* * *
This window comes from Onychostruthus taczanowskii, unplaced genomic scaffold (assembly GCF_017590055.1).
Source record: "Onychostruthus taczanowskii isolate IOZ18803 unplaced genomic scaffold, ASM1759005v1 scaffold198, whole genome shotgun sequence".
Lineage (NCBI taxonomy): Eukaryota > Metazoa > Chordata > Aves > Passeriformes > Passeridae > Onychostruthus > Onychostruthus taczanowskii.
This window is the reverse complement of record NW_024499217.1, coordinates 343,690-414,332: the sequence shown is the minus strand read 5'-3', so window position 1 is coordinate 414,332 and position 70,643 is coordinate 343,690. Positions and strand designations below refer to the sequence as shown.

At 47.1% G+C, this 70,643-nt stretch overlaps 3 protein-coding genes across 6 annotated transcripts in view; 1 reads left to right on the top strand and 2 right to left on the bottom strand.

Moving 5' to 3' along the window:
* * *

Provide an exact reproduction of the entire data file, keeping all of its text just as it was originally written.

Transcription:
This window comes from Onychostruthus taczanowskii, unplaced genomic scaffold (assembly GCF_017590055.1).
Source record: "Onychostruthus taczanowskii isolate IOZ18803 unplaced genomic scaffold, ASM1759005v1 scaffold198, whole genome shotgun sequence".
Lineage (NCBI taxonomy): Eukaryota > Metazoa > Chordata > Aves > Passeriformes > Passeridae > Onychostruthus > Onychostruthus taczanowskii.
This window is the reverse complement of record NW_024499217.1, coordinates 343,690-414,332: the sequence shown is the minus strand read 5'-3', so window position 1 is coordinate 414,332 and position 70,643 is coordinate 343,690. Positions and strand designations below refer to the sequence as shown.

At 47.1% G+C, this 70,643-nt stretch overlaps 3 protein-coding genes across 6 annotated transcripts in view; 1 reads left to right on the top strand and 2 right to left on the bottom strand.

Moving 5' to 3' along the window: